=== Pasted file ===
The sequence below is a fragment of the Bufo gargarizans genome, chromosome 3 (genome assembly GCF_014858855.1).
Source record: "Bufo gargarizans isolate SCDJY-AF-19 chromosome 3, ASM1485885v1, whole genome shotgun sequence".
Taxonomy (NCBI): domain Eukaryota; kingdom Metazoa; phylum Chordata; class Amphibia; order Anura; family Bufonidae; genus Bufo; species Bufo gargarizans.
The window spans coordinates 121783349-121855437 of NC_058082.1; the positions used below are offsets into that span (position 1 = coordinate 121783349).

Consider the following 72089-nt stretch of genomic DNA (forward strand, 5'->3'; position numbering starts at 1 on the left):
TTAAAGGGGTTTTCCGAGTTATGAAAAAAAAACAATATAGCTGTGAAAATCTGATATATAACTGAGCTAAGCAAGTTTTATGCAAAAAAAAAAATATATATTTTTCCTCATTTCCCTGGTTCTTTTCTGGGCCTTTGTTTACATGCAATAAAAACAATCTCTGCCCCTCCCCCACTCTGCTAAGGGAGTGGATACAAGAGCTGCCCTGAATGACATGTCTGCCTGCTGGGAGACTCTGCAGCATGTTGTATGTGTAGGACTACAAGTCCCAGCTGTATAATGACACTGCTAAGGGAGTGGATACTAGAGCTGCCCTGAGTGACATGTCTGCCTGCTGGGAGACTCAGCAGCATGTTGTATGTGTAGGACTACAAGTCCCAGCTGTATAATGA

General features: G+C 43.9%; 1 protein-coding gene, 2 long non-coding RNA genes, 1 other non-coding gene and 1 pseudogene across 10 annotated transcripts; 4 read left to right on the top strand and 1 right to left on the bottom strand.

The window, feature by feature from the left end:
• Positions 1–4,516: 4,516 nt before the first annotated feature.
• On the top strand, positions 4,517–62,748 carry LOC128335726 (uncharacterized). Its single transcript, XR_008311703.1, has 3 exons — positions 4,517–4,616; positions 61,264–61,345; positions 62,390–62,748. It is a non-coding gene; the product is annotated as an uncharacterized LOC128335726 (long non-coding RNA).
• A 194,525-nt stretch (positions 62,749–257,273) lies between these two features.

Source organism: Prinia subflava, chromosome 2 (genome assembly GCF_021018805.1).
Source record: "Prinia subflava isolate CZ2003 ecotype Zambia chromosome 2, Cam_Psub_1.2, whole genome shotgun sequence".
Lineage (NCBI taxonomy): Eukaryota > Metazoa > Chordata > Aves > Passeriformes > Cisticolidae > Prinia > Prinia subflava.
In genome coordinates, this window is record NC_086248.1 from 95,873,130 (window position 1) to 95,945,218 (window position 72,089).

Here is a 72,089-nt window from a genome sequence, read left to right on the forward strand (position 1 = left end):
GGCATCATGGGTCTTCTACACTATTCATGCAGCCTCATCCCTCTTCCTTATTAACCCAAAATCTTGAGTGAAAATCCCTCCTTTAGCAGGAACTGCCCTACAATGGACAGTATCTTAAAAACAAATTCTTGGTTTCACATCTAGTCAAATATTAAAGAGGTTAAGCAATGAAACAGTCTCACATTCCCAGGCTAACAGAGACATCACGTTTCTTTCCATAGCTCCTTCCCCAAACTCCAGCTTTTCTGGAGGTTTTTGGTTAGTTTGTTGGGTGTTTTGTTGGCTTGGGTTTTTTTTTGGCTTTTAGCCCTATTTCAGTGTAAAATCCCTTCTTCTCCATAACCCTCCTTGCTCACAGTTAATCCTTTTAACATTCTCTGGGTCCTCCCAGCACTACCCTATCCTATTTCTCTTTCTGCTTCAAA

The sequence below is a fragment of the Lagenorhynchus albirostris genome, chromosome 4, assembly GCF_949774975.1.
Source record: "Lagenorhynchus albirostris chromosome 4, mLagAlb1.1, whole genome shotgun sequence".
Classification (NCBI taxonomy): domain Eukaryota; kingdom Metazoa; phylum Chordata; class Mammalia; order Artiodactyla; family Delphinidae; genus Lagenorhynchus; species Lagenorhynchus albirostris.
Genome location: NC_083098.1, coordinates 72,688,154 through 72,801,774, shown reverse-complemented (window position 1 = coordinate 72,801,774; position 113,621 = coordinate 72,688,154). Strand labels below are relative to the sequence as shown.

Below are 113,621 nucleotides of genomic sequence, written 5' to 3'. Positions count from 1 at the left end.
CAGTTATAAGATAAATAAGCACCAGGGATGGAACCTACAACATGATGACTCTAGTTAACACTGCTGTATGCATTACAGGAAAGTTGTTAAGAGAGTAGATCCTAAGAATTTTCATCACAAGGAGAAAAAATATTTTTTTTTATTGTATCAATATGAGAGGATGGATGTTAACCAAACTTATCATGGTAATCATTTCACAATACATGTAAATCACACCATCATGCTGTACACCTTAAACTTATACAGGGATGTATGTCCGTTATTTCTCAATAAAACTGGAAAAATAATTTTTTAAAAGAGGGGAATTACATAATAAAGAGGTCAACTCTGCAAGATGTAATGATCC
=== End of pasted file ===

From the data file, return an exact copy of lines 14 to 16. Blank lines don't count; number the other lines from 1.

Lineage (NCBI taxonomy): Eukaryota > Metazoa > Chordata > Aves > Passeriformes > Cisticolidae > Prinia > Prinia subflava.
In genome coordinates, this window is record NC_086248.1 from 95,873,130 (window position 1) to 95,945,218 (window position 72,089).

Here is a 72,089-nt window from a genome sequence, read left to right on the forward strand (position 1 = left end):